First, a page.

For this seminar to succeed, students will need to be prepared for each class and then they will need to participate. Class participation by everyone will be crucial. There will be some lecturing, but the exchange of ideas among students will characterize our meetings. Students will make oral presentations in class; segments of some meetings will be led by students, alone or in groups of two or three. Class attendance is required. Absences are serious. Missed classes must be explained, in advance when possible and promptly afterwards when not. As a policy, missed work cannot be made up.
By about one-third of the way through the semester, students should begin to focus on some aspect of the course’s core topic for their independent research. They will develop this with guidance from the instructor. Students are encouraged to consider a broad range of areas to study. Focusing on literature and race or literature and law and race is fine. Finding other combinations is tempting, too: there are many possibilities, including gender, class, economics, religion, industrialism, politics, immigration, Native Americans, Asians and many others. The literature of the time reflects it all. The only requirement is that the topic correspond to the focus of the course. Toward the end of the semester, class time will be devoted to reports by students on their research and writing. The research paper, around 25 pages excluding notes and the list of works cited, will be the single most important piece of work produced. Papers must be submitted in print form, not online. Late papers will be penalized.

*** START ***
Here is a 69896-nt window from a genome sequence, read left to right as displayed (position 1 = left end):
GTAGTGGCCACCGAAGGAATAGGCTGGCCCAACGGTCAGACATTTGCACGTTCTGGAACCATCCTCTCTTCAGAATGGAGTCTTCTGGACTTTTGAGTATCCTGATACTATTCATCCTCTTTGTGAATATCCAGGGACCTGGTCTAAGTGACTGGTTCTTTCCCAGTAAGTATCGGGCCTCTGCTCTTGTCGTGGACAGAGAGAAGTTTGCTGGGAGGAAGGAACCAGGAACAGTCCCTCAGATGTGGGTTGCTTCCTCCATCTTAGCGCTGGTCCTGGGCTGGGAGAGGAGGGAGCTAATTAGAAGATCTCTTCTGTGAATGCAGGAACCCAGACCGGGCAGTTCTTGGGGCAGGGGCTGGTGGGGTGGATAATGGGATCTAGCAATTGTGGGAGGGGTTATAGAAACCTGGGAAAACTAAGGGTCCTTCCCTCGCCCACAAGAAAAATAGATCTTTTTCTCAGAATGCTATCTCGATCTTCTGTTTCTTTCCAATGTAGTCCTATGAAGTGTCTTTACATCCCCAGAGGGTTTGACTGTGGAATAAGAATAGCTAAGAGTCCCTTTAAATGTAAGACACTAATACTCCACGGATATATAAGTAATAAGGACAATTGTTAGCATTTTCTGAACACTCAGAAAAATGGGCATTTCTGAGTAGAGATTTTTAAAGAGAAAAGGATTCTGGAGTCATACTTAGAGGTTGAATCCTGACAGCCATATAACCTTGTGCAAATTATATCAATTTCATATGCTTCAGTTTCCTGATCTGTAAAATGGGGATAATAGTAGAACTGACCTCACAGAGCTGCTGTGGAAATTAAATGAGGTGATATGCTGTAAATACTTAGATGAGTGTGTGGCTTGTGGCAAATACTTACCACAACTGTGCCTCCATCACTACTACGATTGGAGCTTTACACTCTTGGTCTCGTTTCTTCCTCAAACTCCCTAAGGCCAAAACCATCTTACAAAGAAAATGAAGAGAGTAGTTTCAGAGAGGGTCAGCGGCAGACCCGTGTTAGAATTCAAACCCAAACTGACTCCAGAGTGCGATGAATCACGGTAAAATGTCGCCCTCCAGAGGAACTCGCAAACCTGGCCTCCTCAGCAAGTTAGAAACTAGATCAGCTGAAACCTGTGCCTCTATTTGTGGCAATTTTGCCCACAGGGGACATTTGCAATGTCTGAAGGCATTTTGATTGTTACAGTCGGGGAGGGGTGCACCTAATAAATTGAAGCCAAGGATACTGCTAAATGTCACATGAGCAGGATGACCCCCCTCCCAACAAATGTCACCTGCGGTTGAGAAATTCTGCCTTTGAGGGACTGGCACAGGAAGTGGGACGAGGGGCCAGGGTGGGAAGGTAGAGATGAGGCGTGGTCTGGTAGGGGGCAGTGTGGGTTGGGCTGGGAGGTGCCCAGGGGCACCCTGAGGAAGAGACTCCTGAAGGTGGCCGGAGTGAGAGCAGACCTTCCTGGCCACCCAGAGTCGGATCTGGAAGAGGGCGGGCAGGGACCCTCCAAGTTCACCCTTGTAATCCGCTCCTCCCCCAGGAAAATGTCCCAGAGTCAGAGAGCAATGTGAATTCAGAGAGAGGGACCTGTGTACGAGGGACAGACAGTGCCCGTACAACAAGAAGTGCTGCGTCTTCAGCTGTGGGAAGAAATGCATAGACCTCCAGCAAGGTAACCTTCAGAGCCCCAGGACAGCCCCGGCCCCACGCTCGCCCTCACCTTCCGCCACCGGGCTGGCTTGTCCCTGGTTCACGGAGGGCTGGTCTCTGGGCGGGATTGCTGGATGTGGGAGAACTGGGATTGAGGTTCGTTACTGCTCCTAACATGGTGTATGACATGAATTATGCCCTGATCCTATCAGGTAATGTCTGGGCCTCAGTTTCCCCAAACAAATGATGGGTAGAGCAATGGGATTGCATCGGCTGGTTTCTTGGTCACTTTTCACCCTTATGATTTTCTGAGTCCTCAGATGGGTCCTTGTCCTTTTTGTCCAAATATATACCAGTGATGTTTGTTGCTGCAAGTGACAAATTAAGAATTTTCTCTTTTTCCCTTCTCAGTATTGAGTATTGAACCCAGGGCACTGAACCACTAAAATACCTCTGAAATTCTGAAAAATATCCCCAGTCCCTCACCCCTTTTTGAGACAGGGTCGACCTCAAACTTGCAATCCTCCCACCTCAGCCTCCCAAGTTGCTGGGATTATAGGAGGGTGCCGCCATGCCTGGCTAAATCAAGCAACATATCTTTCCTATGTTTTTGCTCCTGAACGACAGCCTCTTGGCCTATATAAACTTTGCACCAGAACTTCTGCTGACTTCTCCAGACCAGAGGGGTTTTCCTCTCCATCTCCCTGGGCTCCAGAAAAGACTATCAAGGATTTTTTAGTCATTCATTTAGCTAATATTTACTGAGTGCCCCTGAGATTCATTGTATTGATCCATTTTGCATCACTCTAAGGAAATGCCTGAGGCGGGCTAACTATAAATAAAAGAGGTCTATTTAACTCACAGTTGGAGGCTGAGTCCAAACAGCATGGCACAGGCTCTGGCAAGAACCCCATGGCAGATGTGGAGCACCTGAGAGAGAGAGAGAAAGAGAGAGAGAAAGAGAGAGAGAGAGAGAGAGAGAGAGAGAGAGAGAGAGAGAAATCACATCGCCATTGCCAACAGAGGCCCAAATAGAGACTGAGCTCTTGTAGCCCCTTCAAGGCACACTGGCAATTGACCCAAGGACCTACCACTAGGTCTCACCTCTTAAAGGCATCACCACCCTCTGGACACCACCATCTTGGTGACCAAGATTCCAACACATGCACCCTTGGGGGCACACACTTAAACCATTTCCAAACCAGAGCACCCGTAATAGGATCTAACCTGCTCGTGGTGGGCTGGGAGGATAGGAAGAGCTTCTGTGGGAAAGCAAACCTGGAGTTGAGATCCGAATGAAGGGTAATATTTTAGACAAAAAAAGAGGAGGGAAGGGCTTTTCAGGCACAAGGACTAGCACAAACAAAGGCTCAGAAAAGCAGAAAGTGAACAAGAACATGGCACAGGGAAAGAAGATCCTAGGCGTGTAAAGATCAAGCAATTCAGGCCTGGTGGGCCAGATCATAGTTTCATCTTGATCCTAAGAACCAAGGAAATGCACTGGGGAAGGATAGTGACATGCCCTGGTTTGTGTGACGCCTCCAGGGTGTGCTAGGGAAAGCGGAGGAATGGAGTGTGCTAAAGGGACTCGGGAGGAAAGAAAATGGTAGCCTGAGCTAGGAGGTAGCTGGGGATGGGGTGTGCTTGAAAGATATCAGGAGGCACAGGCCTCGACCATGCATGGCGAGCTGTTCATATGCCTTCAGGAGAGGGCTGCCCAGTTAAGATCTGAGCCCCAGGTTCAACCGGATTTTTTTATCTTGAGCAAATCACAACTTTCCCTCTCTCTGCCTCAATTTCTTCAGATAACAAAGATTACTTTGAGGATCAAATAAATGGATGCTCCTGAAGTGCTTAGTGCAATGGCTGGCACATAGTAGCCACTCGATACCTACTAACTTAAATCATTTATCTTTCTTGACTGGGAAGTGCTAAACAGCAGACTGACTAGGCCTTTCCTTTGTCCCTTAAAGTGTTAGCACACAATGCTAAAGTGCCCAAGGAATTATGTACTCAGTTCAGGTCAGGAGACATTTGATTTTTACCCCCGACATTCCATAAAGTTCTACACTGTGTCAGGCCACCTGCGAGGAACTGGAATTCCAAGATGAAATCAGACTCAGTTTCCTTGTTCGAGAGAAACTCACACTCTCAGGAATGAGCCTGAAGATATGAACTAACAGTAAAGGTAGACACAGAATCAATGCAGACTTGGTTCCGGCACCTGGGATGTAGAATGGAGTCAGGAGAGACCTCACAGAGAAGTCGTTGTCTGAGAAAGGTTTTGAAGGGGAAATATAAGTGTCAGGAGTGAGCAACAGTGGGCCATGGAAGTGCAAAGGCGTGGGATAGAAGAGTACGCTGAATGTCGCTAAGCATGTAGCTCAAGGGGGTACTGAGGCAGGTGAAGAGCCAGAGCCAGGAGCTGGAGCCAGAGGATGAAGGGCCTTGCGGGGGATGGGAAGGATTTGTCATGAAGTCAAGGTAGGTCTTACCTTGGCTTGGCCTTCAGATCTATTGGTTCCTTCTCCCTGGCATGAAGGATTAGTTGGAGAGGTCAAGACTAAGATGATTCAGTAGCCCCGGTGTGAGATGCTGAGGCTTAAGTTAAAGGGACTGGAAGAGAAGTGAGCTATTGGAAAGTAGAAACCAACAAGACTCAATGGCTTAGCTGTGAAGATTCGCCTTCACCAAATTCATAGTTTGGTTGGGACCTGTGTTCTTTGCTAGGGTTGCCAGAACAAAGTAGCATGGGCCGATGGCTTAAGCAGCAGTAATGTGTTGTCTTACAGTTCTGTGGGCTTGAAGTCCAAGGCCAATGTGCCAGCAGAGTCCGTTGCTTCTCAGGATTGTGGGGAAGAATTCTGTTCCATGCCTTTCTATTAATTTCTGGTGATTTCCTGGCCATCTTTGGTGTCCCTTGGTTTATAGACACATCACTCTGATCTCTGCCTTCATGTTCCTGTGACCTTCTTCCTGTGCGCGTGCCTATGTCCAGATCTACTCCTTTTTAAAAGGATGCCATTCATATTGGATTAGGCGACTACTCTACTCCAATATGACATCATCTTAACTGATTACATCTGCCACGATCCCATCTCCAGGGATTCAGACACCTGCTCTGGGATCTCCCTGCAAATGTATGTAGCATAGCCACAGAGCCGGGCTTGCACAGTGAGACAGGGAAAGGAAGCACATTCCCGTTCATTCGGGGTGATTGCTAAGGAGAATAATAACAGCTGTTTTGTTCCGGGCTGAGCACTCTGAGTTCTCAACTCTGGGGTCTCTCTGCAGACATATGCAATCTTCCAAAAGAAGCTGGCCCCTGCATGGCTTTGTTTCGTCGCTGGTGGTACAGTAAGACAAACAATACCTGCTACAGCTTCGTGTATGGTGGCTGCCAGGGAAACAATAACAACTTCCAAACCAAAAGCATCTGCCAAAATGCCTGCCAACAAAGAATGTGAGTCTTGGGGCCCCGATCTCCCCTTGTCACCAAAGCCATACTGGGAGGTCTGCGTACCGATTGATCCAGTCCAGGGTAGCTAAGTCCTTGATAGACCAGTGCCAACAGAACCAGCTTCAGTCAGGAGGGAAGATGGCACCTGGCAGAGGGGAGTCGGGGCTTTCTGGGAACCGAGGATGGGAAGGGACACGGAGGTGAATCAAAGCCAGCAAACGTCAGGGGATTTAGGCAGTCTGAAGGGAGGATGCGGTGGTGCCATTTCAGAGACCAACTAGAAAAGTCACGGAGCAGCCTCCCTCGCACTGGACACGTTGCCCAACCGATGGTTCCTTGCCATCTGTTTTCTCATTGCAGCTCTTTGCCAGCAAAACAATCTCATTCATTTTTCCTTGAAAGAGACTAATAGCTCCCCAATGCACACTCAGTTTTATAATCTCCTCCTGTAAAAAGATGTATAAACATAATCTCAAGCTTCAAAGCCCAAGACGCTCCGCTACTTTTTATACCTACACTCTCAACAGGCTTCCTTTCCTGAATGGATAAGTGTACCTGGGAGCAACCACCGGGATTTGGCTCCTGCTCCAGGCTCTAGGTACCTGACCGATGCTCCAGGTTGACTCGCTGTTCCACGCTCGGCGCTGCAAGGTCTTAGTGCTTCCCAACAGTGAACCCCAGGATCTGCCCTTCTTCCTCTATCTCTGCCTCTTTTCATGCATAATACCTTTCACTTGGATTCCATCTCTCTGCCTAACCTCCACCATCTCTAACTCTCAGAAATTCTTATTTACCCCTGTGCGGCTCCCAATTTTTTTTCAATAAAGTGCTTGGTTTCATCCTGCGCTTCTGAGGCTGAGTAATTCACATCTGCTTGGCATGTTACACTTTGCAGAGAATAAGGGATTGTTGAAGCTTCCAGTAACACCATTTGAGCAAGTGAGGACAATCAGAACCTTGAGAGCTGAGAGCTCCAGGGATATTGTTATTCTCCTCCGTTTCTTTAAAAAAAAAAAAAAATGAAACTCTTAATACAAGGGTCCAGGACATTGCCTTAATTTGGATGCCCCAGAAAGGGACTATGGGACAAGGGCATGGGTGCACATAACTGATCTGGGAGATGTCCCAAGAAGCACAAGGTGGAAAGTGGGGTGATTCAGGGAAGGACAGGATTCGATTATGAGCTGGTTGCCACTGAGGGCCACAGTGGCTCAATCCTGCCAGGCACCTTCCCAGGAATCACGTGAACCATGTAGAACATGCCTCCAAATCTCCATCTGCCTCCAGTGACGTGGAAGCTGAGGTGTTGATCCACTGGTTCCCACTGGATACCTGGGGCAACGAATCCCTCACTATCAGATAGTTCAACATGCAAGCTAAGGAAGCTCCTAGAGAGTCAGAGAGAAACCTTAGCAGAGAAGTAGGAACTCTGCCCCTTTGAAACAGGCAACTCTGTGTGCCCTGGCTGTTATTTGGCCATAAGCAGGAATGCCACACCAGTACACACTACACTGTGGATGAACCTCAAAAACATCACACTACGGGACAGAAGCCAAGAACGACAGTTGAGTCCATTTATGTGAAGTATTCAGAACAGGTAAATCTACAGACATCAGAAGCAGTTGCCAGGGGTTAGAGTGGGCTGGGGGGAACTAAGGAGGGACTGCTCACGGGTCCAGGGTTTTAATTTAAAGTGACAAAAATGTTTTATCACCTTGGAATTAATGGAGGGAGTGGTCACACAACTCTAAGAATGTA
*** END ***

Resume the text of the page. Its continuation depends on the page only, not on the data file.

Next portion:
Grades will be determined from the research paper, the oral presentations, exams and quizzes, if any, and, very importantly, from class participation day in and day out.
Unless otherwise noted, assigned readings must be read in toto by the day they are assigned.